“Zero to One” is Not the Startup Bible

It causes people to imagine a startup emerging from out of the vast, foggy netherworld of primordial soup and leaping fully-formed from the mind of the founder into a machine of growth.

I was actually a big fan of the “Zero to One” idea for startups when I first read the Stanford CS183 lectures documented by Blake Masters. But I’ve since realized that the terminology can cause confusion and it does a disservice to many new entrepreneurs looking to forge a path.

The reality is, almost every startup that ever got big was actually more like “0.5 to 1" (obviously, but unfortunately, that would make for a really crappy book title!).

It’s not the people who are toiling out in left field waiting for the world to wake up to their fringe “from zero” discoveries.

Rather it’s the people who find new ways to think about or build upon the art of the day. It’s observing all of the R&D happening in plain sight and finding a new and better approach to the contemporary problems.

Think about the largest successes and some of the observations about the contemporary services which already had shown demand and evidence of a strong consumer behavior, but were lacking in some critical aspects for success:

Google — Yahoo, AltaVista

Youtube — Vimeo, Google Video

Facebook — Friendster, SocialNet, Myspace

Airbnb — Couchsurfing, Craigslist

Instagram — Hipstamatic, PicPlz, TwitPic, YFrog, (even Facebook Mobile!)

Uber — Cabulous, Zimride (Lyft), Sidecar, TaxiMagic

GoFundMe — Kickstarter, Indiegogo, Tilt

What are the categories today with plenty of consumer demand, but which for one reason or another have not yet figured out an economic or service delivery model that ultimately serves the market’s needs?

Some areas I’ve been thinking about where something (or many things) should work:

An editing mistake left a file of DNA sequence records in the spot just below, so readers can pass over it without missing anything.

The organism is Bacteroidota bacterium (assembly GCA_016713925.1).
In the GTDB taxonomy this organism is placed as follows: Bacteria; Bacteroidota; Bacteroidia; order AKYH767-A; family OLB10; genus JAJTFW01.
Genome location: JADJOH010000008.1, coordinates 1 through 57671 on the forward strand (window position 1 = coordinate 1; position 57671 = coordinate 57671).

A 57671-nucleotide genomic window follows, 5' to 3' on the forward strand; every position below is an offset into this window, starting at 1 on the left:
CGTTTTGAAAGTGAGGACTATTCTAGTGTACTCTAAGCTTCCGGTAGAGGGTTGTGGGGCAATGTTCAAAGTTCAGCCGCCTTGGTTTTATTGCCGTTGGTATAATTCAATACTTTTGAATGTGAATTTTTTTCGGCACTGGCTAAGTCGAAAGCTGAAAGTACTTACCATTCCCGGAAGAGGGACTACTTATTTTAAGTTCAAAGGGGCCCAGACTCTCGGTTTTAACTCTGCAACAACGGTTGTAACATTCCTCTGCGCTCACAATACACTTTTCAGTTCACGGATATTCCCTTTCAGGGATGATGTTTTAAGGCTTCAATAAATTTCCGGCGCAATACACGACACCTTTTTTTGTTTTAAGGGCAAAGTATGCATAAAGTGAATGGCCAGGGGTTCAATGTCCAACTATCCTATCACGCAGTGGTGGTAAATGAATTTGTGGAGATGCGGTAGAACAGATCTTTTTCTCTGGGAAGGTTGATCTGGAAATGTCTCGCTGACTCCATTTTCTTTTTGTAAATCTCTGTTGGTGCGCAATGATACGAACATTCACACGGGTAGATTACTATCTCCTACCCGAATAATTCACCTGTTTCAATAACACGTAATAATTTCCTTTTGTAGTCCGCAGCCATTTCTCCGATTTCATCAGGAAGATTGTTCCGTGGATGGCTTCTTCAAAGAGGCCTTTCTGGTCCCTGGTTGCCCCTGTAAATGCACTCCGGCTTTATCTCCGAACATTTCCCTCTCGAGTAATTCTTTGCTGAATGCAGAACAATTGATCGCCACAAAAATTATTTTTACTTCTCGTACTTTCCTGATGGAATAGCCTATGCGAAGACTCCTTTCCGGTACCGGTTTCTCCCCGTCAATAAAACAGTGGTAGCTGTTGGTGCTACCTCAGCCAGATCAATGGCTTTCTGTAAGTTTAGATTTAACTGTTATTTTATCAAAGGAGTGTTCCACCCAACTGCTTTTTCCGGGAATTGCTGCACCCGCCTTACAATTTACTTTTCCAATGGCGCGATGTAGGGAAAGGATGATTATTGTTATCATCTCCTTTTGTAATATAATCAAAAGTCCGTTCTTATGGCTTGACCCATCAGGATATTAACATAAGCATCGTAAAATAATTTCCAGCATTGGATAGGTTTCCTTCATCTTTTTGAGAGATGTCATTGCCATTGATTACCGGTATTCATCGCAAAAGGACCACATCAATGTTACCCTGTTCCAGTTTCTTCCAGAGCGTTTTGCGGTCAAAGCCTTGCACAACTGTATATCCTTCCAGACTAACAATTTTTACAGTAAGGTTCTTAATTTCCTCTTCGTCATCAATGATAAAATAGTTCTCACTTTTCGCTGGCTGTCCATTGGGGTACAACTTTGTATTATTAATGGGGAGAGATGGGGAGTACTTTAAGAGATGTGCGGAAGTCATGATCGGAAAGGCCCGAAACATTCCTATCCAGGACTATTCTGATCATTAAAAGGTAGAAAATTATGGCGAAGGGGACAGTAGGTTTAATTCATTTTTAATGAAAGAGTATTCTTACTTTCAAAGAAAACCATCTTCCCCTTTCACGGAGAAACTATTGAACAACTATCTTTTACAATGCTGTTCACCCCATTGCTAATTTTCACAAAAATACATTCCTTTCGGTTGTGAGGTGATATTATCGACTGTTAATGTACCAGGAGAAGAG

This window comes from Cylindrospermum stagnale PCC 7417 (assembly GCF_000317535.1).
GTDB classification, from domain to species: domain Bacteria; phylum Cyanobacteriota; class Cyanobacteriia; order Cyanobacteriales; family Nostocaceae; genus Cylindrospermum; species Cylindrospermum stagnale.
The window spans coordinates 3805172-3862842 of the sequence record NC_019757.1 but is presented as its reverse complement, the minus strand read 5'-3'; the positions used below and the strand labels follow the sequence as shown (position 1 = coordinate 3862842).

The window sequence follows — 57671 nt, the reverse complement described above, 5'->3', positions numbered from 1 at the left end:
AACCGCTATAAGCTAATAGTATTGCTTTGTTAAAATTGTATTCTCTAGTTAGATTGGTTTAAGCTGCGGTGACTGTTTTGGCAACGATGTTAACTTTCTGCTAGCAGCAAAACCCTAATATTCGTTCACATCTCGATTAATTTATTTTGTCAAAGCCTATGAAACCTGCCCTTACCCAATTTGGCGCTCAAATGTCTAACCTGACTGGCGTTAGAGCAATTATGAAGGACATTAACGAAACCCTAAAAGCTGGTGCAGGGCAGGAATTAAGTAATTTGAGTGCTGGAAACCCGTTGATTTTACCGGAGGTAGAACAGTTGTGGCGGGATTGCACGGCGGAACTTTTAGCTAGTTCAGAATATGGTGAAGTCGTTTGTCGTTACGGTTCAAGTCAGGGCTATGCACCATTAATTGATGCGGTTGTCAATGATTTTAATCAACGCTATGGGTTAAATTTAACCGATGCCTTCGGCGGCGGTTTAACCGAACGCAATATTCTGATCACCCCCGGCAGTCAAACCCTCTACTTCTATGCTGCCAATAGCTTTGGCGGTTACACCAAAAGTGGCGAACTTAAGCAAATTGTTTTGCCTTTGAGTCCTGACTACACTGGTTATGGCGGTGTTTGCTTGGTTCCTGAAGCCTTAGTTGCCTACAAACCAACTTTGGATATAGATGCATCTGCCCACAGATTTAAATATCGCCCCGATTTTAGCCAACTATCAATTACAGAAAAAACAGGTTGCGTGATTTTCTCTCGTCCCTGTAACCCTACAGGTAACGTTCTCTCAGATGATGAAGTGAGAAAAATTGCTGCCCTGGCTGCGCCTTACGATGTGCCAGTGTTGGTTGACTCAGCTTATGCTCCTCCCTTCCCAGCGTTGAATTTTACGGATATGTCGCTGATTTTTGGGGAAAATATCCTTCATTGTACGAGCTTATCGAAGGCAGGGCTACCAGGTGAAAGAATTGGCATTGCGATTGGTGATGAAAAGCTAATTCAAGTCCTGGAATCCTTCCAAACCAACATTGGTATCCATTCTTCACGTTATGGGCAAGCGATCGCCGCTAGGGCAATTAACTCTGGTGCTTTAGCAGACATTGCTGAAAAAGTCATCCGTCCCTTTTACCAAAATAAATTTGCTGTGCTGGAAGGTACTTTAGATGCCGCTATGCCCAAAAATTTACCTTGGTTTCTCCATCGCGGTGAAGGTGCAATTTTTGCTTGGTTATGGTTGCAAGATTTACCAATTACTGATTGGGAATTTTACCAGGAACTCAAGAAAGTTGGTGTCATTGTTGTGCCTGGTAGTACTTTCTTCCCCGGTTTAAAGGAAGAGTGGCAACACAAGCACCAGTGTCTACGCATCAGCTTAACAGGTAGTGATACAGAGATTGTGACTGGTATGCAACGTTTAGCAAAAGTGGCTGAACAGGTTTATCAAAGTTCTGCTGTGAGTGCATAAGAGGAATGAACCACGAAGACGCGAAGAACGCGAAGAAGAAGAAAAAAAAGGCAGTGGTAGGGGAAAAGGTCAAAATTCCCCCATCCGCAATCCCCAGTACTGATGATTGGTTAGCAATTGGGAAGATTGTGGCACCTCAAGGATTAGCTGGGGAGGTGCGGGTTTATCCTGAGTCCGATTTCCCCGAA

1. Blockchains — Bitcoin, Ethereum, Litecoin, Zcash, etc.
  2. Transportation — Uber, Waymo, Tesla, Apple, GM/Cruise, etc — so many use-cases still underserved — government needs, enterprise needs, regional transit, long-haul consumer transit, air travel
  3. Interactive Fiction — Hooked, Yarn, Tap, etc — The consumer demand, new mechanics, familiar patterns, and strong monetization suggests to me that there could be a Netflix-like company in this category as the content quality continues to escalate.
  4. Food, delivered — Sprig, Munchery, Postmates, DoorDash, OrderAhead, etc. No one has really solved this yet (in an economically viable way, at least). Maybe Uber will get there, but I think there are more disruptive approaches still to be tried.
  5. Video Communication — Marco Polo, Snapchat, Facebook Messenger — I’m still a believer that Houseparty is building something really special here.
  6. Local Buy/Sell networks — OfferUp, LetGo, VarageSale, Facebook Marketplace, Nextdoor — this seems like an area that should consolidate to a single UX/brand with a strong, dominant network effect

What other areas seem ripe for a winner to build upon an ecosystem of learnings? Tweet at me.

Thanks to Jen Yip, Rohan Seth, Ashvin Kumar, and Raymond Tonsing for contributing to this piece.
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